Weddings are joyous moments (mostly!), but not for the White women. Rosie is very excited to marry Dan. Even if they’ve known each other for just a few months, she knows he is The One, but her sister Katie manages to put doubts in her minds a few days before the big day. Rosie’s always been impulsive and Katie’s always protected her and now she is on a mission: stop her sister from making what could be the biggest mistake of her life, but she hasn’t counted on the handsome best man trying to stop her. And while the organization of the wedding continues, Katie’s has her own problems to figure out and her own secrets to hide from her family. And then, there is their mother, Maggie, who focused her entire life on the well-being of her two daughters while her husband travelled around the world. Now she and Nick are getting divorced but she can’t certainly announce it right before the wedding… so Maggie and Nick have to pretend to be a happy couple for a while and going along with all the romantic trips and dinners planned for them.

If you’d asked me who is my favourite among these three women, I couldn’t tell you because I liked them all, even if they are completely different. I liked Rosie’s impulsiveness and sweetness. I found Maggie hilarious as she got drunk and pretended to be happily married to Nick. And I liked how Katie admitted her own faults and weaknesses. They are surrounded by three charming and handsome prince charmings who are entertaining sweep their women off their feet (I always love Sarah Morgan’s male characters!!!).

So, if you are looking for an engaging, captivating, and romantic Christmas story with fantastic characters and a magical atmosphere A Wedding in December is the book for you and, if you need more convincing, have you seen the gorgeous cover??? A must-read!!!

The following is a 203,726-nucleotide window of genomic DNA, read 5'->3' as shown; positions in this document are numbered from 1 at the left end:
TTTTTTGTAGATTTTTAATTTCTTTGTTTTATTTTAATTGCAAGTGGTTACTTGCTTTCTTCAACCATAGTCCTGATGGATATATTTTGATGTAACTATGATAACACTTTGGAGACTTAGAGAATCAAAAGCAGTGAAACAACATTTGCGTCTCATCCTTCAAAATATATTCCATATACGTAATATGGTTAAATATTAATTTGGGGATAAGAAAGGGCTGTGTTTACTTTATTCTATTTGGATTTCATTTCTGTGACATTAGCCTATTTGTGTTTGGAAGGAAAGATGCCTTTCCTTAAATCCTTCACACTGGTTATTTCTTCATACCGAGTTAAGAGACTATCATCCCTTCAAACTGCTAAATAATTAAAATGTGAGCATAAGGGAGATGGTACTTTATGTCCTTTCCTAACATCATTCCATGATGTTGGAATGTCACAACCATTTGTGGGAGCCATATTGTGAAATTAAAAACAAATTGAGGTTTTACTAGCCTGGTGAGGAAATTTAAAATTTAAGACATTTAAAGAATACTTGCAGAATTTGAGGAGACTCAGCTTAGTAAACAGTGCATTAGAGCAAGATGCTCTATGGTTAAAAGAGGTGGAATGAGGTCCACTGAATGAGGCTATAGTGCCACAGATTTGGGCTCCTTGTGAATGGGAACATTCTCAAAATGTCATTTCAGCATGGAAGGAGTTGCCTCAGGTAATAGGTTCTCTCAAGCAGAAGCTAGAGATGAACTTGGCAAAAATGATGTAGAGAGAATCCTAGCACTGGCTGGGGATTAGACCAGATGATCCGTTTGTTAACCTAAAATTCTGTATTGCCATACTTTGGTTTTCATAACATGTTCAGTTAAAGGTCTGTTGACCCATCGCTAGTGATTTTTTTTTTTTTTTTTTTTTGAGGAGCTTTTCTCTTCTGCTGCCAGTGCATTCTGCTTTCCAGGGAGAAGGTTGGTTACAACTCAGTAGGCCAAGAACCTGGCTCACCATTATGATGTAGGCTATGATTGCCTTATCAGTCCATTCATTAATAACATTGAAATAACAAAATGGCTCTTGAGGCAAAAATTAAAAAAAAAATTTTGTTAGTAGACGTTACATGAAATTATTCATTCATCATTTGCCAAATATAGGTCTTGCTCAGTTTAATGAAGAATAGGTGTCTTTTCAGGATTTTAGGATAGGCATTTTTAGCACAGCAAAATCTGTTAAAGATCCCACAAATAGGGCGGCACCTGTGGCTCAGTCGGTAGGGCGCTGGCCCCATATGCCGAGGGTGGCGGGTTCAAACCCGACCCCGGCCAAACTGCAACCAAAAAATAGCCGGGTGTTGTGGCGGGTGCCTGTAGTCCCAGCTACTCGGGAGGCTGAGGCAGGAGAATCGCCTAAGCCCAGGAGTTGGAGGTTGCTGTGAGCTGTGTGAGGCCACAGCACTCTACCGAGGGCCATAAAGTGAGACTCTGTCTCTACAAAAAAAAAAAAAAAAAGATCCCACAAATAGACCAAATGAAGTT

A huge thank you to Lily and HQ for providing me with a copy of the book.

Follow the rest of the blog tour:

A Wedding in December Blog Tour Banner


#BookReview: NO WAY OUT by Cara Hunter @CaraHunterBooks @PenguinUKBooks

No Way OutPublication: 18th April 2019 – Penguin Books UK

It’s one of the most disturbing cases DI Fawley has ever worked.

The Christmas holidays, and two children have just been pulled from the wreckage of their burning home in North Oxford. The toddler is dead, and his brother is soon fighting for his life.

Why were they left in the house alone? Where is their mother, and why is their father not answering his phone?

Then new evidence is discovered, and DI Fawley’s worst nightmare comes true.

Because this fire wasn’t an accident. It was murder.

And the killer is still out there…


For some reason I had the latest novel by Cara Hunter on my TBR for a while before I decided to pick it up and once I did, I couldn’t put it down. I love her writing style, her characters, and her twisty plots and I was really happy to go back to Oxford and Adam Fawley’s amazing team.